Financing higher education : A strategy and lessons from the UK
Professor Nicholas Barr gave an online lecture on 'Financing higher education: A strategy and lessons from the UK' at the Sixth panel of scholars and academics: Rethinking the funding system of higher education: A new public education for Chile on 4 October.
Pension: What have we learned since 2000?
An article co-authored by Professor Nicholas Barr has been published in a Spanish language paper reflecting on 20 years of pension reform.
Read it here, on pages 51-95: Prosperidad Y Pensiones
30th Anniversary of the Maastricht Treaty International Conference
Professor Paul De Grauwe gave a keynote lecture on the governance of the Eurozone, while attending the 30th Anniversary of the Maastricht Treaty International Conference in Maastricht on 29 September.
Reforming pensions to protect adequate and sustainable benefits
Professor Nicholas Barr has written an article discussing the reformation of pension design, to protect workers close to retirement.
He writes: "Given the number of people and the costs involved, it is important that pensions adjust to changing economic and demographic circumstances. The design of a country’s pension system, including benefit levels, pension age, and incentives that influence the choices individuals face when planning for their retirement, matter both for safeguarding old-age security and to protect the long-term financial stability of the system."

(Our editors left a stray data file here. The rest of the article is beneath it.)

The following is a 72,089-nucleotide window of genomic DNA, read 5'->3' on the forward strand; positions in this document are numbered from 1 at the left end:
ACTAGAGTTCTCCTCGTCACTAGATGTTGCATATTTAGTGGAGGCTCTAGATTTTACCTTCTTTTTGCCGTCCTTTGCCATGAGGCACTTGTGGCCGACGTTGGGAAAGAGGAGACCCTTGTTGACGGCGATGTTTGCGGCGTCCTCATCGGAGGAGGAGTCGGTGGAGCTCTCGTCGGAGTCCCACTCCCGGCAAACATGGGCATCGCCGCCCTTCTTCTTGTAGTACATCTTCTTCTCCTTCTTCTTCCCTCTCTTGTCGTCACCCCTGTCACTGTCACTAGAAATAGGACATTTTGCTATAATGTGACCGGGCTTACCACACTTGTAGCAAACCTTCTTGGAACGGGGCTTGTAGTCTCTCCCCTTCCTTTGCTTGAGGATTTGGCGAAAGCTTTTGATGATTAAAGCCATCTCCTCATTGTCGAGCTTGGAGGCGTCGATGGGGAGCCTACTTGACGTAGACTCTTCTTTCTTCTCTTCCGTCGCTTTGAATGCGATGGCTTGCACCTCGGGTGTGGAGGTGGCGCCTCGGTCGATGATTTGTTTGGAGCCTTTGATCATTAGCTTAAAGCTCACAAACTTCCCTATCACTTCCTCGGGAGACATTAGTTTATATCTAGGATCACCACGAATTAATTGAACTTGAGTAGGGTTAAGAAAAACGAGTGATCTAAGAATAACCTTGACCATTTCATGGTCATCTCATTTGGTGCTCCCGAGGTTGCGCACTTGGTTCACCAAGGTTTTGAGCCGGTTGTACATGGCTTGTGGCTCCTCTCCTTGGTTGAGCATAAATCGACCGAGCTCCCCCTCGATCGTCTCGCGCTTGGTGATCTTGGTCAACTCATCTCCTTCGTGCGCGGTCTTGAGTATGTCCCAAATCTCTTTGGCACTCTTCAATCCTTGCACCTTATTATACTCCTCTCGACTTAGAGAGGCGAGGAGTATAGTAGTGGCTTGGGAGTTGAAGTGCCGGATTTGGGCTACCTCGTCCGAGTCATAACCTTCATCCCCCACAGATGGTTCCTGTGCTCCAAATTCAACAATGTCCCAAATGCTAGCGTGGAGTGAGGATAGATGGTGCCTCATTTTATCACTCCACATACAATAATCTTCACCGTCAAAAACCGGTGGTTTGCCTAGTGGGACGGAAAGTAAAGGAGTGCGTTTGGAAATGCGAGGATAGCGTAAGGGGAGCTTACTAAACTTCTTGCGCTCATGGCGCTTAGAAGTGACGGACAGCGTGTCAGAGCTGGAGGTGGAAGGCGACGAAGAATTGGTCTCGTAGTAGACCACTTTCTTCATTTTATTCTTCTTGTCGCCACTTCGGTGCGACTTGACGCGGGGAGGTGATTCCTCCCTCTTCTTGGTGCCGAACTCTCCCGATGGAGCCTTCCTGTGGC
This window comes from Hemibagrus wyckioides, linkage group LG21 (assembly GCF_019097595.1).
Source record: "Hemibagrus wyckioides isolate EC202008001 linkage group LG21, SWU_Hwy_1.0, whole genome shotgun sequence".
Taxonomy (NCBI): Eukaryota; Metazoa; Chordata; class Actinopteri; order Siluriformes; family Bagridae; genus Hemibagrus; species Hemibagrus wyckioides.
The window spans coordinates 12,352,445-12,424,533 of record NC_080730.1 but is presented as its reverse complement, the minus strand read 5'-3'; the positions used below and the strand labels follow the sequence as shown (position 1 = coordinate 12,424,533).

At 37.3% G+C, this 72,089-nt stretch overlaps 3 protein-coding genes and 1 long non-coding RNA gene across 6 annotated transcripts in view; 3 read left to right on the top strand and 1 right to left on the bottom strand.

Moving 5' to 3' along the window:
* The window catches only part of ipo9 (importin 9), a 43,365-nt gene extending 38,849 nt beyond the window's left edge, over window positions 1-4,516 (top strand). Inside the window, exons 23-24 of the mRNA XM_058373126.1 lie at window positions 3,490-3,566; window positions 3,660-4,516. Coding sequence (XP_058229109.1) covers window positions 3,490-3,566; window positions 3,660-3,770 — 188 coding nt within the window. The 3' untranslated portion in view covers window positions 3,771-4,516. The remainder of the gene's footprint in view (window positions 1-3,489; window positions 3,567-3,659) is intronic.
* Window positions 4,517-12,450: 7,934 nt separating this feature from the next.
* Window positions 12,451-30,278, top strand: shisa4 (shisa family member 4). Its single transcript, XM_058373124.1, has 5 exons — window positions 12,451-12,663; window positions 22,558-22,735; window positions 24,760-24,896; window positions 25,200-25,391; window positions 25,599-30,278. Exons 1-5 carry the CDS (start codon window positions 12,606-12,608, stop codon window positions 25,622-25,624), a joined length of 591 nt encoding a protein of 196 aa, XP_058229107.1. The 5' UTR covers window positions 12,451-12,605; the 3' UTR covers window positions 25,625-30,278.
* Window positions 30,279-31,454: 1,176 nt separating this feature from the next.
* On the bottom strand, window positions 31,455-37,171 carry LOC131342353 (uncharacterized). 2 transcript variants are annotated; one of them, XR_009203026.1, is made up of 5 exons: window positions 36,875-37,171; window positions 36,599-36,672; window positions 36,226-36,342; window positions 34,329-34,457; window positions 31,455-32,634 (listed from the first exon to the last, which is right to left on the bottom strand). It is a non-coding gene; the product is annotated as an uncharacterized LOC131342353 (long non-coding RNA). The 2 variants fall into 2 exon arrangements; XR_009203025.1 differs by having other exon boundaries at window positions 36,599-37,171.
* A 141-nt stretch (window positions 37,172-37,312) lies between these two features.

Read the full post here.
Perpetuating Crisis as a Supply Strategy
Natascha Zaun has published a new journal article, titled: "Perpetuating Crisis as a Supply Strategy: The Role of (Nativist) Populist Governments in EU Policymaking on Refugee Distribution".
She writes: "We still know very little of how populist governments behave as compared to mainstream governments in Council decision-making. Studying the ‘crucial case’ of negotiations around refugee distribution in the EU, an issue which allows populists to mobilize both anti-EU and anti-immigrant sentiment, we demonstrate that populist governments differ from mainstream ones in three important ways."
Read it here.
Trussonomics for dummies
Professor Nicholas Barr has published a blog discussing the recent mini-budget revealed by the Government.
He writes: "In the face of high inflation, the government’s mini-budget on 23 September was concerned mainly with the largest tax cuts in 40 years, projected at nearly £45bn by 2027, together with an increase in government borrowing of £72bn (see also analyses by the Institute for Fiscal Studies and the Resolution Foundation)."
Reconciliation must be part of peace
LSE European Institute Visiting Fellow Dr Idil Elveris has shared a new episode of her podcast WeCanFindAWay, covering issues relating to conflict. This time, she spoke with the women from the Parents Circle, an organization that consists of more than 600 bereaved families from Palestine and Israel who believe in non-violence and reconciliation.
Guests Robi Damelin and Layla Alsheikh talk about the importance of reconciliation and seeing the other as human and developing empathy despite the ongoing occupation and warfare in their countries.